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Regionally Different Ommatidial Structure in the Compound Eye of the Water-Flea Polyphemus (Cladocera, Crustacea)

R. Odselius and D.-E. Nilsson
Proceedings of the Royal Society of London. Series B, Biological Sciences
Vol. 217, No. 1207 (Jan. 22, 1983), pp. 177-189
Published by: Royal Society
Stable URL: http://www.jstor.org/stable/35746
Page Count: 17
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Since scans are not currently available to screen readers, please contact JSTOR User Support for access. We'll provide a PDF copy for your screen reader.
Regionally Different Ommatidial Structure in the Compound Eye of the Water-Flea Polyphemus (Cladocera, Crustacea)
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Abstract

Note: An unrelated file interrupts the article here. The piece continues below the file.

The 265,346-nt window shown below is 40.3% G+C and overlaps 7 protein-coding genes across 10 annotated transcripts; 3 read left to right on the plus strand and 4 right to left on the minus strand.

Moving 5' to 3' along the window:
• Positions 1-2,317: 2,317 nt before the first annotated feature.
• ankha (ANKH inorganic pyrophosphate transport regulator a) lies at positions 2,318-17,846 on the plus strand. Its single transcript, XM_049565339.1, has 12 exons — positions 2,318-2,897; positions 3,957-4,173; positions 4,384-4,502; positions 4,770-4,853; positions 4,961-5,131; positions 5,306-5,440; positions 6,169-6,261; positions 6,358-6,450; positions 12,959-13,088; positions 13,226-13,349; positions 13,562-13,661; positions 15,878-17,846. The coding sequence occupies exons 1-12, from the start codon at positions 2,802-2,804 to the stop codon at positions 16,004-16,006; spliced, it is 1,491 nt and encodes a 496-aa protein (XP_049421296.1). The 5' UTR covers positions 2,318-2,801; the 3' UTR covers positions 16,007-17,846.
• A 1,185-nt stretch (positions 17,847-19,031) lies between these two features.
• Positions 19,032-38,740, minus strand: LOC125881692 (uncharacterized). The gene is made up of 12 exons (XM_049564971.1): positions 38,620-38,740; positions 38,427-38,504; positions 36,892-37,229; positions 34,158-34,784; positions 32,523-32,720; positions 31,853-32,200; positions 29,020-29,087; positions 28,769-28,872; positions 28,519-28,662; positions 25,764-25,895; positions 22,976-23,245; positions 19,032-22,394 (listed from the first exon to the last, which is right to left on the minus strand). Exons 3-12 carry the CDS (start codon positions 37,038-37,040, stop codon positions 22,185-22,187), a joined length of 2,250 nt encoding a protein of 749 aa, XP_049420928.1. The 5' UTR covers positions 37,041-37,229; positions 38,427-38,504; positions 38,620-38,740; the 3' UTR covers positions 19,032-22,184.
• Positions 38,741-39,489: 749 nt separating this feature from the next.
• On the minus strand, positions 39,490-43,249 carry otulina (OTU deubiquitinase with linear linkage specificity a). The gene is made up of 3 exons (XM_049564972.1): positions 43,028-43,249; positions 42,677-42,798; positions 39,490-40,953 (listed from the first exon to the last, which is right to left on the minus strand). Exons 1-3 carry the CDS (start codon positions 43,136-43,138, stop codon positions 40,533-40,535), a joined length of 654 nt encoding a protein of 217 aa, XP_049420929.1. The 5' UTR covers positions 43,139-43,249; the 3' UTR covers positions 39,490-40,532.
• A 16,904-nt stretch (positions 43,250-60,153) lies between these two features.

The two compound eyes of Polyphemus pediculus are completely fused in the midline to form a single integrated unit containing 130 ommatidia with four different types of rhabdoms. The general features of the eye include a cuticle lacking corneal lenses, crystalline cones composed of five cells and the presence of juxtacrystalline cells and distal pigment cells. The rhabdoms are fused and the palisade, when present, is a part of the extracellular space in which the rhabdom is suspended. Four different types of rhabdoms were found zonally arranged in the eye. (i) A foveal type, in the dorsofrontal region of the eye, is characterized by its long and slender shape. (Only five retinula cells contribute to forming this irregularly layered rhabdom, with the first layer composing the distal half of the rhabdom.) (ii) A second type, located ventrally to the fovea, is conventionally layered and is formed by six retinula cells, one of which is aberrant. (iii) A dorsolateral type is continuous (unlayered) and formed by six retinula cells of which one is aberrant. (iv) A dorsal and ventral edge type is wide and short, and lacking palisade. Six retinula cells contribute to the continuous rhabdom and two of these are aberrant with tiny rhabdomeres. The foveal type of rhabdom has a peculiar arrangement of the microvilli, which is thought to depress the sensitivity to vertically polarized light. This mechanism is believed to enhance the ability to detect prey. The zoned eye, with its specialized receptive apparatus, is interpreted as an adaptation for coping with a diversity of visual tasks by a very small animal.

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